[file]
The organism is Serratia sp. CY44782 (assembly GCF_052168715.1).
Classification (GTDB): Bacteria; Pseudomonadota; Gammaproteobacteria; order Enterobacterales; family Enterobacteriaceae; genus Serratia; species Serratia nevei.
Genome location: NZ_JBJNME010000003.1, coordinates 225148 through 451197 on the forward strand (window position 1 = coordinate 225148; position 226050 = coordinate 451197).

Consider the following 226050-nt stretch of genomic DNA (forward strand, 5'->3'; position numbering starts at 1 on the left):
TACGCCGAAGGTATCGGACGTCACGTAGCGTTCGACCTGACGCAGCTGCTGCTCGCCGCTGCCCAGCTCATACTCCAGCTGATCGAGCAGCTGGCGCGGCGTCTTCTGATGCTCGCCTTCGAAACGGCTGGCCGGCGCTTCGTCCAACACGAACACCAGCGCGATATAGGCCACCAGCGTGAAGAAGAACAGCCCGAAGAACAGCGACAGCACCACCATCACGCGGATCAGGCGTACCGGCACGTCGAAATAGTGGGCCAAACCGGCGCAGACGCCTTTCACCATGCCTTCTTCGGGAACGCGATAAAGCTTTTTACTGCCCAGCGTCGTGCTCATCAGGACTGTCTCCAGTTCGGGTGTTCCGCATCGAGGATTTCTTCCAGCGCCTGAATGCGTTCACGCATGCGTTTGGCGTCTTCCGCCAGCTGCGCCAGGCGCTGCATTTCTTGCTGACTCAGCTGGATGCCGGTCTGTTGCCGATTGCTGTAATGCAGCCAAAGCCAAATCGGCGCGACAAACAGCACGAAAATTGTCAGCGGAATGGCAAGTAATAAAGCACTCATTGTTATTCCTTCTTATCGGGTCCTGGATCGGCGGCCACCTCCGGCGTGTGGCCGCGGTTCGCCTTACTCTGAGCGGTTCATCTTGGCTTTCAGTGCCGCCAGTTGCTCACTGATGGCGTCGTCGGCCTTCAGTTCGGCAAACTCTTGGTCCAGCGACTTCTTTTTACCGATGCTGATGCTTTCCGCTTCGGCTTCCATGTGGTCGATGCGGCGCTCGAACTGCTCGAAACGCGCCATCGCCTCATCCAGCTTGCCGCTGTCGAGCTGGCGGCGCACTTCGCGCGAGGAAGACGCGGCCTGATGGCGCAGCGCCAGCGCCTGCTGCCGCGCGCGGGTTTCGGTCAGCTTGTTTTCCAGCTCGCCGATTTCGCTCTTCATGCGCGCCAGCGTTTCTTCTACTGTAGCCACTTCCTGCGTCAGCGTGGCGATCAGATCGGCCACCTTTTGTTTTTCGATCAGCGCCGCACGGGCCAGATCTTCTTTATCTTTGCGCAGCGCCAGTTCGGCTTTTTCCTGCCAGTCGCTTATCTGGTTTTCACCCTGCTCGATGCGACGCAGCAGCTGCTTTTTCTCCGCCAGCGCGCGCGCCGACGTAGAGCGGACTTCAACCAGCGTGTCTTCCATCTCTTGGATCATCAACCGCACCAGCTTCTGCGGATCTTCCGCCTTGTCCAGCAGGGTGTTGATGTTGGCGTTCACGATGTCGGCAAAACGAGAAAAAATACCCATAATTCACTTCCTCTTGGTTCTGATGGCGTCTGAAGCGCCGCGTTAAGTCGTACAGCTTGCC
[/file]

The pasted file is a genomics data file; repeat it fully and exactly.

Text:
The organism is Serratia sp. CY44782 (assembly GCF_052168715.1).
Classification (GTDB): Bacteria; Pseudomonadota; Gammaproteobacteria; order Enterobacterales; family Enterobacteriaceae; genus Serratia; species Serratia nevei.
Genome location: NZ_JBJNME010000003.1, coordinates 225148 through 451197 on the forward strand (window position 1 = coordinate 225148; position 226050 = coordinate 451197).

Consider the following 226050-nt stretch of genomic DNA (forward strand, 5'->3'; position numbering starts at 1 on the left):
TACGCCGAAGGTATCGGACGTCACGTAGCGTTCGACCTGACGCAGCTGCTGCTCGCCGCTGCCCAGCTCATACTCCAGCTGATCGAGCAGCTGGCGCGGCGTCTTCTGATGCTCGCCTTCGAAACGGCTGGCCGGCGCTTCGTCCAACACGAACACCAGCGCGATATAGGCCACCAGCGTGAAGAAGAACAGCCCGAAGAACAGCGACAGCACCACCATCACGCGGATCAGGCGTACCGGCACGTCGAAATAGTGGGCCAAACCGGCGCAGACGCCTTTCACCATGCCTTCTTCGGGAACGCGATAAAGCTTTTTACTGCCCAGCGTCGTGCTCATCAGGACTGTCTCCAGTTCGGGTGTTCCGCATCGAGGATTTCTTCCAGCGCCTGAATGCGTTCACGCATGCGTTTGGCGTCTTCCGCCAGCTGCGCCAGGCGCTGCATTTCTTGCTGACTCAGCTGGATGCCGGTCTGTTGCCGATTGCTGTAATGCAGCCAAAGCCAAATCGGCGCGACAAACAGCACGAAAATTGTCAGCGGAATGGCAAGTAATAAAGCACTCATTGTTATTCCTTCTTATCGGGTCCTGGATCGGCGGCCACCTCCGGCGTGTGGCCGCGGTTCGCCTTACTCTGAGCGGTTCATCTTGGCTTTCAGTGCCGCCAGTTGCTCACTGATGGCGTCGTCGGCCTTCAGTTCGGCAAACTCTTGGTCCAGCGACTTCTTTTTACCGATGCTGATGCTTTCCGCTTCGGCTTCCATGTGGTCGATGCGGCGCTCGAACTGCTCGAAACGCGCCATCGCCTCATCCAGCTTGCCGCTGTCGAGCTGGCGGCGCACTTCGCGCGAGGAAGACGCGGCCTGATGGCGCAGCGCCAGCGCCTGCTGCCGCGCGCGGGTTTCGGTCAGCTTGTTTTCCAGCTCGCCGATTTCGCTCTTCATGCGCGCCAGCGTTTCTTCTACTGTAGCCACTTCCTGCGTCAGCGTGGCGATCAGATCGGCCACCTTTTGTTTTTCGATCAGCGCCGCACGGGCCAGATCTTCTTTATCTTTGCGCAGCGCCAGTTCGGCTTTTTCCTGCCAGTCGCTTATCTGGTTTTCACCCTGCTCGATGCGACGCAGCAGCTGCTTTTTCTCCGCCAGCGCGCGCGCCGACGTAGAGCGGACTTCAACCAGCGTGTCTTCCATCTCTTGGATCATCAACCGCACCAGCTTCTGCGGATCTTCCGCCTTGTCCAGCAGGGTGTTGATGTTGGCGTTCACGATGTCGGCAAAACGAGAAAAAATACCCATAATTCACTTCCTCTTGGTTCTGATGGCGTCTGAAGCGCCGCGTTAAGTCGTACAGCTTGCC